Creme Fraiche Info
Creme Fraiche & Fresh Fruit
As the summer draws to a close, the orchards and gardens are showing their best rewards.
The fall harvest of fruits and garden goodies call for a celebration in the form of apple, peach, and pumpkin pies, as well as soups and other goodies made from the garden.
Around here that means Creme Fraiche. Forget the whipped cream, and make some Crème Fraîche to really delight the folks at the table. You will be amazed at how simple it is to do.
What is Creme Fraiche
Crème Fraîche is a cultured cream product with higher butterfat and a wonderful mild tangy flavor.
Crème Fraîche is thick, rich and used much like sour cream. The flavor is tangier than whipped cream, but milder than sour cream.
It makes a delicious topping for soups, main dishes and especially desserts.
Extracting Cream from Milk
Most milks have more butterfat than needed for the cheese that's being made. This is especially true for longer aged cheese like Parma, and many other Alpine style cheeses. This excess fat is removed from the milk either by skimming or mechanical extraction.
In Parma, the cream is taken from the evening milk. The is done by allowing the cream to rise in shallow pans and then the lower fat milk is run off from underneath and is then mixed with morning milk.
After cheese making, the whey is usually run through a separator to extract any additional cream. The whey is then fed to the Fat Parma Pigs and the excess cream here is often turned into Butter.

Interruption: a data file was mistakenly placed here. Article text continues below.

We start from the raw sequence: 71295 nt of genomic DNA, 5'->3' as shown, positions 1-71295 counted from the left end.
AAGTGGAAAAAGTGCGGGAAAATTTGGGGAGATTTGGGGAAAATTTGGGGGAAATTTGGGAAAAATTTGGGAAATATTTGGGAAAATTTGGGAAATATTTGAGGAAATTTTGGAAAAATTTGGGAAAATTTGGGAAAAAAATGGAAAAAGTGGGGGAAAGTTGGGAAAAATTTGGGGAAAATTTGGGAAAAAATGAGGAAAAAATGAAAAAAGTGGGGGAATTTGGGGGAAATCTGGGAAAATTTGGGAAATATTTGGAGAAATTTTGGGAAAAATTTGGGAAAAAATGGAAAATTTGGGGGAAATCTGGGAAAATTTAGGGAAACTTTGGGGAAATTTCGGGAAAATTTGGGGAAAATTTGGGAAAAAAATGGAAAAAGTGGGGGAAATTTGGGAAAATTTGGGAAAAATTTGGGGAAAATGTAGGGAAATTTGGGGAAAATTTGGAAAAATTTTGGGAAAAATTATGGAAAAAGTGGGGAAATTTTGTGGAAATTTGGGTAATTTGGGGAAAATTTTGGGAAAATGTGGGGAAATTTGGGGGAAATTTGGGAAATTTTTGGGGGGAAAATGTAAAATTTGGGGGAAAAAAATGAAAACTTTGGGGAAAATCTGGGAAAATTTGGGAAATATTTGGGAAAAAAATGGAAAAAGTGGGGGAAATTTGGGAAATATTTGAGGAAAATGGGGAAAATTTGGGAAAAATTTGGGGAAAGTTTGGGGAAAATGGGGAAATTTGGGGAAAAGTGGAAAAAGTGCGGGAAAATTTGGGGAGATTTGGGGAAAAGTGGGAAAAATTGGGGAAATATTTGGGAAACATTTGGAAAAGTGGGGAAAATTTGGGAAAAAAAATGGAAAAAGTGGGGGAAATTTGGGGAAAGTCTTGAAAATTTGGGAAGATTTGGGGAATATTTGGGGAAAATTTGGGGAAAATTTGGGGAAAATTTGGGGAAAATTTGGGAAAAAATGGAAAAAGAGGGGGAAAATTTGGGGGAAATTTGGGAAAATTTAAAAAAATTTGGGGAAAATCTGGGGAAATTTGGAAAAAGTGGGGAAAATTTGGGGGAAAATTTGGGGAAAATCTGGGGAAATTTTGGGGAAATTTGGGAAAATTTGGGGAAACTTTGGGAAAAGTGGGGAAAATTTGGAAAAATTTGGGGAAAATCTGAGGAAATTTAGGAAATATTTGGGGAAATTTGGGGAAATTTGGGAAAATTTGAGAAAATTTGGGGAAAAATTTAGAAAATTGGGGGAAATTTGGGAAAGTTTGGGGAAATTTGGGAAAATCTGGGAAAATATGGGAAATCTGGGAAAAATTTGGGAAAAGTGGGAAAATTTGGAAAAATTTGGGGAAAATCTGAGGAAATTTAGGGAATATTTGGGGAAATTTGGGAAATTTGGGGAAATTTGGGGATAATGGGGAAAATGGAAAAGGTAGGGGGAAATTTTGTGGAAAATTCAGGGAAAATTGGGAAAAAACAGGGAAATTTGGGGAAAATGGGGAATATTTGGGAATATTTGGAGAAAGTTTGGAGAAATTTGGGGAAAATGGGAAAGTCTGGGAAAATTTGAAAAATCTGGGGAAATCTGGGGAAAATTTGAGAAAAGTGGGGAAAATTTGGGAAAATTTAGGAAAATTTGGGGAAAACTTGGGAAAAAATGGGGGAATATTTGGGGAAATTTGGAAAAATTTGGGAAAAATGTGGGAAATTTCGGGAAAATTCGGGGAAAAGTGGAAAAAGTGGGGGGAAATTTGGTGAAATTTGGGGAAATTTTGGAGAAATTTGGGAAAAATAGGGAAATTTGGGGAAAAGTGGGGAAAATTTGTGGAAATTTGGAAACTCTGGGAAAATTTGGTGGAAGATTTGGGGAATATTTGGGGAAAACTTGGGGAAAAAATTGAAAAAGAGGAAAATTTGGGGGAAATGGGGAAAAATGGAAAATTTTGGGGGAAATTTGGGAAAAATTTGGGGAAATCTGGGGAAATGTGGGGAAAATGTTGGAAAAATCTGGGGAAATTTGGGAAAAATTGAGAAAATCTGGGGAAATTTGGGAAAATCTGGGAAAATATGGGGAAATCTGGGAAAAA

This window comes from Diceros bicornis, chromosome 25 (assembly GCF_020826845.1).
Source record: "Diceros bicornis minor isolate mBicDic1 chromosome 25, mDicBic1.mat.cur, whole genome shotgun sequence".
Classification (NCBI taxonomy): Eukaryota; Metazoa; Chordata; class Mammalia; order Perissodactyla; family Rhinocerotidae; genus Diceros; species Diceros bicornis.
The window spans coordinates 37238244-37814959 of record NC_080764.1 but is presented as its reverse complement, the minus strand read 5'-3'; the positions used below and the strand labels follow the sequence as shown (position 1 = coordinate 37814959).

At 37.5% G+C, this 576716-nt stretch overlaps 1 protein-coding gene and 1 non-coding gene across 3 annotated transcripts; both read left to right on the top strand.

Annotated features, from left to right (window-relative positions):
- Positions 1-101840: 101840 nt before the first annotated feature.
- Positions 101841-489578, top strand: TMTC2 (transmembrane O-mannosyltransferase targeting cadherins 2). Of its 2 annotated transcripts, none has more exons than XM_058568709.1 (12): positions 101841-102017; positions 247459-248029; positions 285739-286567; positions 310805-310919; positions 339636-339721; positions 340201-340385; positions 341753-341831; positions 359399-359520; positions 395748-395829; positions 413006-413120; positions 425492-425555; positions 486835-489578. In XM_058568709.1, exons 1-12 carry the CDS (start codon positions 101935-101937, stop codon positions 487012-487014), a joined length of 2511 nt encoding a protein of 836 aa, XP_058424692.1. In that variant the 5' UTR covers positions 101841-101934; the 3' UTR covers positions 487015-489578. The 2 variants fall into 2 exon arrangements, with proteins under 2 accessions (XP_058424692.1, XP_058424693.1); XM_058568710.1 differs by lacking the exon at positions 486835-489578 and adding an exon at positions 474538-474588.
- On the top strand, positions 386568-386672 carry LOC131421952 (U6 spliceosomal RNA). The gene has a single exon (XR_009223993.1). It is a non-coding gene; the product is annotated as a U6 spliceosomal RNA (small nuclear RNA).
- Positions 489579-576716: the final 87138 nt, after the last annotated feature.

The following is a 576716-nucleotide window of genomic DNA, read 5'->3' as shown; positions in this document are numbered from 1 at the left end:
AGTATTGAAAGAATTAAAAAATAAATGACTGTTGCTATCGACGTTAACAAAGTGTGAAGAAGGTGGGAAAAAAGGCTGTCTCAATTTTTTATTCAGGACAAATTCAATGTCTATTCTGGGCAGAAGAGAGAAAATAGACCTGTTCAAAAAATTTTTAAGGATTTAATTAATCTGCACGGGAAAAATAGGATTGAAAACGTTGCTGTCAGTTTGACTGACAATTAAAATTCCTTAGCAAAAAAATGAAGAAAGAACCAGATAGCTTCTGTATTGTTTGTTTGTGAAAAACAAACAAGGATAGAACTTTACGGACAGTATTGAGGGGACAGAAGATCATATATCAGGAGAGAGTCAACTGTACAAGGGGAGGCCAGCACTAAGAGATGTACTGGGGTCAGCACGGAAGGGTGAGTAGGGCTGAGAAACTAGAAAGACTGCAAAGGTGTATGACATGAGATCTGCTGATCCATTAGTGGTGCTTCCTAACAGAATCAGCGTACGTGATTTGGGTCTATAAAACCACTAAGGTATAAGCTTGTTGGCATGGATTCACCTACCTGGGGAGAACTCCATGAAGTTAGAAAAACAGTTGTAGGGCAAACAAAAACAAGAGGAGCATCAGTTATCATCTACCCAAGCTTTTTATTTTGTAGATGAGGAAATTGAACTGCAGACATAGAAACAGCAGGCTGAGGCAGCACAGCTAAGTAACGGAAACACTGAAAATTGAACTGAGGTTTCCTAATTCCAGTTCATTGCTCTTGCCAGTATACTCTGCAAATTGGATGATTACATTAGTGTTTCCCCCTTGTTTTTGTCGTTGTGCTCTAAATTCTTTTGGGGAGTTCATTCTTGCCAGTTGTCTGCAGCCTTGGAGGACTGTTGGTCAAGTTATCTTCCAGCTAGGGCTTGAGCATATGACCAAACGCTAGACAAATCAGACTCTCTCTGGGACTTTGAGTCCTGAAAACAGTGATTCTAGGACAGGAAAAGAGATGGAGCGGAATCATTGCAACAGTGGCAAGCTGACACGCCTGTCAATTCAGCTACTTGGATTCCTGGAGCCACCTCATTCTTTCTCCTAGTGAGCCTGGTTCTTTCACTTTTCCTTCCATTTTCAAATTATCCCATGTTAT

Learn More About Creme Fraiche
My first introduction to the versatility of Crème Fraîche was in the Alps of Switzerland, while visiting a family for a few days on the mountain making the cheese called Etivaz. Every night they would milk the cows and let the cream rise overnight to ripen with the natural flora, then next morning they would skim and collect the ripened cream (Crème Fraîche) a then place it into a beautiful wooden bucket (with its own carved wooden spoon) that was ever-present on the table.
The evening milk is allowed to sit overnight while the cream ripens and rises. In the morning it is collected for use by the family.
This went into everything including coffee, desserts, soups, sauces and yes, the family enjoyed it all right there on the mountain.
We were invited to stay for Sunday dinner (lunchtime on the mountain). It was "Mac & Cheese" with, you guessed it, Crème Fraîche. I have never tasted better! Dessert was poached pears with chocolate, and of course, topped with Crème Fraîche.
When I have seen this made on the mountains, it has simply been the cream rising on the evening milk, and skimmed about 12 hours later, before adding morning full cream milk to the skimmed milk for cheese making. No starter or rennet was added, but be aware that you may get a different team of bacteria if relying on your own raw milk, and surprises may await.